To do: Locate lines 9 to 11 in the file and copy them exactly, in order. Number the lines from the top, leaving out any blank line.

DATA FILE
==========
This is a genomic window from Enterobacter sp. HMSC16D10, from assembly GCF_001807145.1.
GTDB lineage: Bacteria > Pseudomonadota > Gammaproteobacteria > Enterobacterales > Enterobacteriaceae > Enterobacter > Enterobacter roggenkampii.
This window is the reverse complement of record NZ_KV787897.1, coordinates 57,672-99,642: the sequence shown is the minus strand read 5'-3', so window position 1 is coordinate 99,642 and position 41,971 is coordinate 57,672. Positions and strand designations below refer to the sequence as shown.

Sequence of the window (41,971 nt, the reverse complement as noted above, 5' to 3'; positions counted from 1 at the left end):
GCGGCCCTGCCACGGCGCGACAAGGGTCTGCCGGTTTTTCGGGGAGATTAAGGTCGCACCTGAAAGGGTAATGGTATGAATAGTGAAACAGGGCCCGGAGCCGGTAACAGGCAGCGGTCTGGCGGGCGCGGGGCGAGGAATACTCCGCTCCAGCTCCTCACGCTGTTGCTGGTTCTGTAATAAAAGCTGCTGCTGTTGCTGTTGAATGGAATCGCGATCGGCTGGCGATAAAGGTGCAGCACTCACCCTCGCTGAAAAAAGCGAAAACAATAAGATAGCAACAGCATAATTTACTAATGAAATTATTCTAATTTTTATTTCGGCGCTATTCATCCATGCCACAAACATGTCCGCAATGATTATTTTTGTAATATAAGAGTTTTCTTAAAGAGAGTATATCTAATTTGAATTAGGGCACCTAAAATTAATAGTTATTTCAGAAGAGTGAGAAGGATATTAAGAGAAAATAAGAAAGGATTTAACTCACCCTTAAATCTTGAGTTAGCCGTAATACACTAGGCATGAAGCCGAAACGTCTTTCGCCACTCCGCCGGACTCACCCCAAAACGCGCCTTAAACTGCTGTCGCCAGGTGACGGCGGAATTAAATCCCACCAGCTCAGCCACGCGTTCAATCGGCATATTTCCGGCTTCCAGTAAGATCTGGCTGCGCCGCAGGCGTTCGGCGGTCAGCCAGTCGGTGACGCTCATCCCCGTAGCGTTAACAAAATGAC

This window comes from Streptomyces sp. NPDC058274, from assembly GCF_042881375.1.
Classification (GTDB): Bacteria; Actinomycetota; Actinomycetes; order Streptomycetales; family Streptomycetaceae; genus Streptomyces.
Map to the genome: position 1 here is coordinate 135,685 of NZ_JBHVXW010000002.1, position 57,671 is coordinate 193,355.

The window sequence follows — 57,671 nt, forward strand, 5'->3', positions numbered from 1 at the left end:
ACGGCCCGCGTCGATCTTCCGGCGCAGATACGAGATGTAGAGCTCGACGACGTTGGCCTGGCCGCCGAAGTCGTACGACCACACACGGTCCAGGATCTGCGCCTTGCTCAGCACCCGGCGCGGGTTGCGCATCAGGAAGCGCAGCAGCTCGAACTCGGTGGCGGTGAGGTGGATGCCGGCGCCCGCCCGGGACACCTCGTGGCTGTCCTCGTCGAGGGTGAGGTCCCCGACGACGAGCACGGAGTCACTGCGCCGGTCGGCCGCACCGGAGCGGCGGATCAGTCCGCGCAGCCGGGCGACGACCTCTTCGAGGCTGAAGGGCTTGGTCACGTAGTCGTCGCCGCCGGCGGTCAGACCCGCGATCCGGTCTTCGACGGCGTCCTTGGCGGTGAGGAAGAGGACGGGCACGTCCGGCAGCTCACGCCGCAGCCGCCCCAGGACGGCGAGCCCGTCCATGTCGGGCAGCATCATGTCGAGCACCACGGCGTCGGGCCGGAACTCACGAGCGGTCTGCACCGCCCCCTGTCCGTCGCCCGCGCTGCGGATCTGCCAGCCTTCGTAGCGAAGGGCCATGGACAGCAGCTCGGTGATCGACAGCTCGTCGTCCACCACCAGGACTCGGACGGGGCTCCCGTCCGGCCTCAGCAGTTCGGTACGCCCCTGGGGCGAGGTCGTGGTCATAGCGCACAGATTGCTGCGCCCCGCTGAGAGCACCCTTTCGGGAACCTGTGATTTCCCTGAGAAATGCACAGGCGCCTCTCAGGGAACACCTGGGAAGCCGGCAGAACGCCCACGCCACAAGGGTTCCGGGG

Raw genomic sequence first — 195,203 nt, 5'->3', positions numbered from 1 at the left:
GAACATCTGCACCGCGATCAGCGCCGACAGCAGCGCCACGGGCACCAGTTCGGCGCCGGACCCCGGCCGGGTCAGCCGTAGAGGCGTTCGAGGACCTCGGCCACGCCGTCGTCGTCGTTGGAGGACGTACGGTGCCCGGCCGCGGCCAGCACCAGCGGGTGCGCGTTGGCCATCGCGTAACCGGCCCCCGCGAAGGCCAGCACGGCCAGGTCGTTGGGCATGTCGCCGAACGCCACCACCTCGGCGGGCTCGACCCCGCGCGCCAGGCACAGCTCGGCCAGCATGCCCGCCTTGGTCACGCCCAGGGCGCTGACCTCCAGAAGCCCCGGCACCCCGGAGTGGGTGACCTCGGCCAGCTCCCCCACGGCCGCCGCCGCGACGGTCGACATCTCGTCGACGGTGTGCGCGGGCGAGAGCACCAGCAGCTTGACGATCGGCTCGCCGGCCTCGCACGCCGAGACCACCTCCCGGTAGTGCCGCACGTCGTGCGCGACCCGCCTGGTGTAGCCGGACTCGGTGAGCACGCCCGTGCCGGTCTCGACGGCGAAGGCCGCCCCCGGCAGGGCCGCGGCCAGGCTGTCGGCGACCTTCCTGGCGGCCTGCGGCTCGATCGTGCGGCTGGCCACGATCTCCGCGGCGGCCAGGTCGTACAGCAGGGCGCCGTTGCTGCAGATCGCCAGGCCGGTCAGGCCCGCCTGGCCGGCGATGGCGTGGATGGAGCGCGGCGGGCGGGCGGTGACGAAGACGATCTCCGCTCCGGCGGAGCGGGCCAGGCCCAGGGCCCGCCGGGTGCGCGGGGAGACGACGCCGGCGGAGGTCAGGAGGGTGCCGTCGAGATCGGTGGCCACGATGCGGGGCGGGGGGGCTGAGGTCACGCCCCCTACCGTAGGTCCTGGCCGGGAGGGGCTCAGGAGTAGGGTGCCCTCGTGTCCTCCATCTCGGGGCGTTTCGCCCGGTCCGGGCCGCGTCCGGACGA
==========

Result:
The window sequence follows — 57,671 nt, forward strand, 5'->3', positions numbered from 1 at the left end:
ACGGCCCGCGTCGATCTTCCGGCGCAGATACGAGATGTAGAGCTCGACGACGTTGGCCTGGCCGCCGAAGTCGTACGACCACACACGGTCCAGGATCTGCGCCTTGCTCAGCACCCGGCGCGGGTTGCGCATCAGGAAGCGCAGCAGCTCGAACTCGGTGGCGGTGAGGTGGATGCCGGCGCCCGCCCGGGACACCTCGTGGCTGTCCTCGTCGAGGGTGAGGTCCCCGACGACGAGCACGGAGTCACTGCGCCGGTCGGCCGCACCGGAGCGGCGGATCAGTCCGCGCAGCCGGGCGACGACCTCTTCGAGGCTGAAGGGCTTGGTCACGTAGTCGTCGCCGCCGGCGGTCAGACCCGCGATCCGGTCTTCGACGGCGTCCTTGGCGGTGAGGAAGAGGACGGGCACGTCCGGCAGCTCACGCCGCAGCCGCCCCAGGACGGCGAGCCCGTCCATGTCGGGCAGCATCATGTCGAGCACCACGGCGTCGGGCCGGAACTCACGAGCGGTCTGCACCGCCCCCTGTCCGTCGCCCGCGCTGCGGATCTGCCAGCCTTCGTAGCGAAGGGCCATGGACAGCAGCTCGGTGATCGACAGCTCGTCGTCCACCACCAGGACTCGGACGGGGCTCCCGTCCGGCCTCAGCAGTTCGGTACGCCCCTGGGGCGAGGTCGTGGTCATAGCGCACAGATTGCTGCGCCCCGCTGAGAGCACCCTTTCGGGAACCTGTGATTTCCCTGAGAAATGCACAGGCGCCTCTCAGGGAACACCTGGGAAGCCGGCAGAACGCCCACGCCACAAGGGTTCCGGGG

Raw genomic sequence first — 195,203 nt, 5'->3', positions numbered from 1 at the left: